Friday, September 24, 2010

Michigan may let community colleges grant 4-year degrees

Lansing -- Students may soon be able to earn a bachelor's degree at some of Michigan's community colleges.

A bill passed Thursday by the state House of Representatives would allow community colleges to offer four-year degrees in nursing, culinary arts, maritime technology and concrete technology.

If the reform is passed by the Senate and signed by Gov. Jennifer Granholm, Michigan would join 17 other states that offer at least some four-year degrees at community colleges.

"This legislation is critical for Michigan's citizens and students, as well as the future of our state," Mike Hansen, president of the Michigan Community College Association, said in a written statement. "(This) is truly a step forward in the retooling of Michigan's work force and its continuing transition into a knowledge-based economy."

That's not how public universities see it. Michael Boulus, executive director of the Presidents Council of State Universities of Michigan, blasted the legislation as bad for the economy and students.

"There is no waiting line for these programs now," he said. "Community colleges do not have the base of professional educators needed to provide accredited bachelor's degrees." Hiring more faculty and support staff will increase the costs at community college, Boulus added.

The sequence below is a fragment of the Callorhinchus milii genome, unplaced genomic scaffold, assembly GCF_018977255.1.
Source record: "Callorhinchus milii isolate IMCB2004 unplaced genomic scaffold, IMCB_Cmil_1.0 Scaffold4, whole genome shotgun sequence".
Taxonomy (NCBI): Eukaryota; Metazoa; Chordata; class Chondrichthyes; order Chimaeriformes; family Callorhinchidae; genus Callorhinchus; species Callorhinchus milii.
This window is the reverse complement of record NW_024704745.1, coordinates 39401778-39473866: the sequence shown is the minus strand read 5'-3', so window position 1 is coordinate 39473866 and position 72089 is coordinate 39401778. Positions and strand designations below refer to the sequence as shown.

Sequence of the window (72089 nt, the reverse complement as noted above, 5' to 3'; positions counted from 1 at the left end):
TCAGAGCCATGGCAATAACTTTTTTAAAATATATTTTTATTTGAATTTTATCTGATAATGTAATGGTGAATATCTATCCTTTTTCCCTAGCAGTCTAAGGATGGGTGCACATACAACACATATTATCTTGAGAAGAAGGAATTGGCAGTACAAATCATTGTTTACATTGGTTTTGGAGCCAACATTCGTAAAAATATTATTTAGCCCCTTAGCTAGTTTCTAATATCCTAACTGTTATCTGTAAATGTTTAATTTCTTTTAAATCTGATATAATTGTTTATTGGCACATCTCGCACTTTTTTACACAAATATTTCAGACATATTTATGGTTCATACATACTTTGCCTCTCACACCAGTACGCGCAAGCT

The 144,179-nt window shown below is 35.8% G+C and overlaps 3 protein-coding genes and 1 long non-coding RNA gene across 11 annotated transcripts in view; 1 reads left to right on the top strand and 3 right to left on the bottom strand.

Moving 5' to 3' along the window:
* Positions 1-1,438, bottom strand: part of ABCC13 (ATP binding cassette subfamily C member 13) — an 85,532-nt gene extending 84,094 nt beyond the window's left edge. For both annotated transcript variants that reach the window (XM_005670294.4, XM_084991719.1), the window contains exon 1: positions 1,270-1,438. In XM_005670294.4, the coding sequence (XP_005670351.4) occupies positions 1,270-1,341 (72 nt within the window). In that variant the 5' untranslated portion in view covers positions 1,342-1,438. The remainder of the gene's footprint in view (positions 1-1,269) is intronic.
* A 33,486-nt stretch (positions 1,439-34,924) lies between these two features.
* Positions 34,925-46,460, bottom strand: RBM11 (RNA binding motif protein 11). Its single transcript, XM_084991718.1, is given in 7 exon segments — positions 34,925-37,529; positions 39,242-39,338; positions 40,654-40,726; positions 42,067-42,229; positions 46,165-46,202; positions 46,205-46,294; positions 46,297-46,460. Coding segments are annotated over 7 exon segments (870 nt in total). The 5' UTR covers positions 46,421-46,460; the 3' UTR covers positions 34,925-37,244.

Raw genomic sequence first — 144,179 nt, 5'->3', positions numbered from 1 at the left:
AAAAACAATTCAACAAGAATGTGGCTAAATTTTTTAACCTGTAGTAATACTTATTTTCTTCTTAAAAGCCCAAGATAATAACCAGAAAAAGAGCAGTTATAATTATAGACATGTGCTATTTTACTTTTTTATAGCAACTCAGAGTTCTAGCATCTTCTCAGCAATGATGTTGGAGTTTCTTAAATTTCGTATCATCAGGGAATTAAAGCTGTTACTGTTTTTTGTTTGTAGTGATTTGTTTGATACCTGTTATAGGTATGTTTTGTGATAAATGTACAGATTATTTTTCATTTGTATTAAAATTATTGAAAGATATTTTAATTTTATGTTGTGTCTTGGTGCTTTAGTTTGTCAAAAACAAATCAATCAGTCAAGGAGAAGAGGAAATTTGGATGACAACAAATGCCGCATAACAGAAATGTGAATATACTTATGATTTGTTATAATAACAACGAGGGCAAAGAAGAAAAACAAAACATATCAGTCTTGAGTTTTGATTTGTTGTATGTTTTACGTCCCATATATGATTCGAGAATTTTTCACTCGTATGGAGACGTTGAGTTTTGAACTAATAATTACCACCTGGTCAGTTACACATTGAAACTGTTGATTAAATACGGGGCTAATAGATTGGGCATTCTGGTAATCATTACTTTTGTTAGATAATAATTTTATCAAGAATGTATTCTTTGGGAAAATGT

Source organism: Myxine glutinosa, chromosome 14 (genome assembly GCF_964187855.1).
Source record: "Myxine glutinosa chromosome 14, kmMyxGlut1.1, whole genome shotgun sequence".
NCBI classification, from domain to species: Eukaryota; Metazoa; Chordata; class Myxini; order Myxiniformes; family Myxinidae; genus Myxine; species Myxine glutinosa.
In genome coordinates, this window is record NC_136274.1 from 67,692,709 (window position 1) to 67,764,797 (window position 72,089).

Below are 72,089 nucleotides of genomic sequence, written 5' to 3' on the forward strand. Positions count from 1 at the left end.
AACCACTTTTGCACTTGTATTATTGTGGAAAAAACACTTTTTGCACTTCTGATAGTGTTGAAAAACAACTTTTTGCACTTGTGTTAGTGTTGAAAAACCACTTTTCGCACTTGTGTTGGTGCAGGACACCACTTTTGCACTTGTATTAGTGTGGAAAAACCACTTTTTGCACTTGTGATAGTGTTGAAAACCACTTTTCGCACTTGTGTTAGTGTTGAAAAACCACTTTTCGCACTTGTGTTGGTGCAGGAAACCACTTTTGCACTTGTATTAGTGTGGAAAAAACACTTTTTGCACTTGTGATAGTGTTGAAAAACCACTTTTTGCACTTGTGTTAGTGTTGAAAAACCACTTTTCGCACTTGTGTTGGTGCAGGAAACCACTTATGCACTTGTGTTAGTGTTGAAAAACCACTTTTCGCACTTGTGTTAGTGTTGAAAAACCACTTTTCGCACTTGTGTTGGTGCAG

But Luke Pickelman of the Michigan Community College Association said community colleges will add the four-year programs without adding staff.

"We won't be asking the state for more money," he said.

The bill has stirred tensions between community colleges and the state's public universities, where community college students often transfer to earn a bachelor's degree.

Community colleges have seen enrollments rise as the education needs of the work force increase, but they can't upgrade their offerings to the four-year programs that more fields require.

The bill received bipartisan support in the Democrat-led House and moves to the Republican-led Senate, where it may have a tougher challenge. Matt Marsden, spokesman for Majority Leader Mike Bishop, R-Rochester, said "it's not something that is on the majority leader's radar."

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